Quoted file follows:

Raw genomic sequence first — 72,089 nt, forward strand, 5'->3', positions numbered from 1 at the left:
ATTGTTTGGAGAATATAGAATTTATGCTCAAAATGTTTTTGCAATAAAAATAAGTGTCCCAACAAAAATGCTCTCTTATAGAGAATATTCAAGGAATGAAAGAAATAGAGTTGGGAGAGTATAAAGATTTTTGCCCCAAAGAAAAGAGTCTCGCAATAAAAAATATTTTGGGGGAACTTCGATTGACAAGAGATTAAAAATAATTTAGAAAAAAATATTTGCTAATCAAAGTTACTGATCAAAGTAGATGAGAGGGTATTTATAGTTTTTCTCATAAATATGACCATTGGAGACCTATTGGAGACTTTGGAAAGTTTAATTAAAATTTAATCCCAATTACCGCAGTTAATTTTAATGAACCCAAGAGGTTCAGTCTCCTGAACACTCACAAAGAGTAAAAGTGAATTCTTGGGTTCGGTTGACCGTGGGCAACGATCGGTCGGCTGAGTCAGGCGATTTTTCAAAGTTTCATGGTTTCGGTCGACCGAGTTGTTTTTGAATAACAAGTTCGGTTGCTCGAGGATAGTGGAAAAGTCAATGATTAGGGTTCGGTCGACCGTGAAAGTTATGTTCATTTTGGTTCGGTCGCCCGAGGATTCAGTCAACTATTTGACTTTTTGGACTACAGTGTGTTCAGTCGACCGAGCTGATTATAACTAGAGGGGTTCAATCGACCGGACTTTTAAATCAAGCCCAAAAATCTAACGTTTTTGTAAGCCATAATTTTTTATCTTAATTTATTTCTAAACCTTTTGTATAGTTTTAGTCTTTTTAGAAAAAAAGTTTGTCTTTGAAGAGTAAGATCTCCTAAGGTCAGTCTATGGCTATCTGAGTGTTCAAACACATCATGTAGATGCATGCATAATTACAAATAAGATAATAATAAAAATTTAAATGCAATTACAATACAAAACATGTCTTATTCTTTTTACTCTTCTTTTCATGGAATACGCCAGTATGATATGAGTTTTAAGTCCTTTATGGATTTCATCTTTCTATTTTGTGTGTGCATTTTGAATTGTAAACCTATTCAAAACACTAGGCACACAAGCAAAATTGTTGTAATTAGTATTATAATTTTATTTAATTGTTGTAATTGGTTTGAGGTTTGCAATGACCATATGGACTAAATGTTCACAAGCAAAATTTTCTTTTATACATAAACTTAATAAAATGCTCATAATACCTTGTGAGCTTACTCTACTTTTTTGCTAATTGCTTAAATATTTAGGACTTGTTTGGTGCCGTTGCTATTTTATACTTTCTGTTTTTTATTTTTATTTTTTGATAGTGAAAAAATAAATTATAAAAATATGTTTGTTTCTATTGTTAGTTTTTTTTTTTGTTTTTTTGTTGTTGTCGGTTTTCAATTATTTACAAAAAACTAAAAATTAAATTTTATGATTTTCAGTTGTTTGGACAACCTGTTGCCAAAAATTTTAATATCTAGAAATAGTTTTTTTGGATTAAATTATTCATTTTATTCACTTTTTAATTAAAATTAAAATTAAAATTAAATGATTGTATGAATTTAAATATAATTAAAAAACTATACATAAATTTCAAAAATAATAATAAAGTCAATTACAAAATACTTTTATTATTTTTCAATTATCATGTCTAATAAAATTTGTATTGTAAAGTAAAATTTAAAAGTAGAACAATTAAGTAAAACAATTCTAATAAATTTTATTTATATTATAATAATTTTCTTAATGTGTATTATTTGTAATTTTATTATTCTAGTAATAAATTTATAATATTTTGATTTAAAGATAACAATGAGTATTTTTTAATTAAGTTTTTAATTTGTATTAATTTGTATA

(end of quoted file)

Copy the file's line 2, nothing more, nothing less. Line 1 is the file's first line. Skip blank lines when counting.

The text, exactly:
ATTGTTTGGAGAATATAGAATTTATGCTCAAAATGTTTTTGCAATAAAAATAAGTGTCCCAACAAAAATGCTCTCTTATAGAGAATATTCAAGGAATGAAAGAAATAGAGTTGGGAGAGTATAAAGATTTTTGCCCCAAAGAAAAGAGTCTCGCAATAAAAAATATTTTGGGGGAACTTCGATTGACAAGAGATTAAAAATAATTTAGAAAAAAATATTTGCTAATCAAAGTTACTGATCAAAGTAGATGAGAGGGTATTTATAGTTTTTCTCATAAATATGACCATTGGAGACCTATTGGAGACTTTGGAAAGTTTAATTAAAATTTAATCCCAATTACCGCAGTTAATTTTAATGAACCCAAGAGGTTCAGTCTCCTGAACACTCACAAAGAGTAAAAGTGAATTCTTGGGTTCGGTTGACCGTGGGCAACGATCGGTCGGCTGAGTCAGGCGATTTTTCAAAGTTTCATGGTTTCGGTCGACCGAGTTGTTTTTGAATAACAAGTTCGGTTGCTCGAGGATAGTGGAAAAGTCAATGATTAGGGTTCGGTCGACCGTGAAAGTTATGTTCATTTTGGTTCGGTCGCCCGAGGATTCAGTCAACTATTTGACTTTTTGGACTACAGTGTGTTCAGTCGACCGAGCTGATTATAACTAGAGGGGTTCAATCGACCGGACTTTTAAATCAAGCCCAAAAATCTAACGTTTTTGTAAGCCATAATTTTTTATCTTAATTTATTTCTAAACCTTTTGTATAGTTTTAGTCTTTTTAGAAAAAAAGTTTGTCTTTGAAGAGTAAGATCTCCTAAGGTCAGTCTATGGCTATCTGAGTGTTCAAACACATCATGTAGATGCATGCATAATTACAAATAAGATAATAATAAAAATTTAAATGCAATTACAATACAAAACATGTCTTATTCTTTTTACTCTTCTTTTCATGGAATACGCCAGTATGATATGAGTTTTAAGTCCTTTATGGATTTCATCTTTCTATTTTGTGTGTGCATTTTGAATTGTAAACCTATTCAAAACACTAGGCACACAAGCAAAATTGTTGTAATTAGTATTATAATTTTATTTAATTGTTGTAATTGGTTTGAGGTTTGCAATGACCATATGGACTAAATGTTCACAAGCAAAATTTTCTTTTATACATAAACTTAATAAAATGCTCATAATACCTTGTGAGCTTACTCTACTTTTTTGCTAATTGCTTAAATATTTAGGACTTGTTTGGTGCCGTTGCTATTTTATACTTTCTGTTTTTTATTTTTATTTTTTGATAGTGAAAAAATAAATTATAAAAATATGTTTGTTTCTATTGTTAGTTTTTTTTTTTGTTTTTTTGTTGTTGTCGGTTTTCAATTATTTACAAAAAACTAAAAATTAAATTTTATGATTTTCAGTTGTTTGGACAACCTGTTGCCAAAAATTTTAATATCTAGAAATAGTTTTTTTGGATTAAATTATTCATTTTATTCACTTTTTAATTAAAATTAAAATTAAAATTAAATGATTGTATGAATTTAAATATAATTAAAAAACTATACATAAATTTCAAAAATAATAATAAAGTCAATTACAAAATACTTTTATTATTTTTCAATTATCATGTCTAATAAAATTTGTATTGTAAAGTAAAATTTAAAAGTAGAACAATTAAGTAAAACAATTCTAATAAATTTTATTTATATTATAATAATTTTCTTAATGTGTATTATTTGTAATTTTATTATTCTAGTAATAAATTTATAATATTTTGATTTAAAGATAACAATGAGTATTTTTTAATTAAGTTTTTAATTTGTATTAATTTGTATA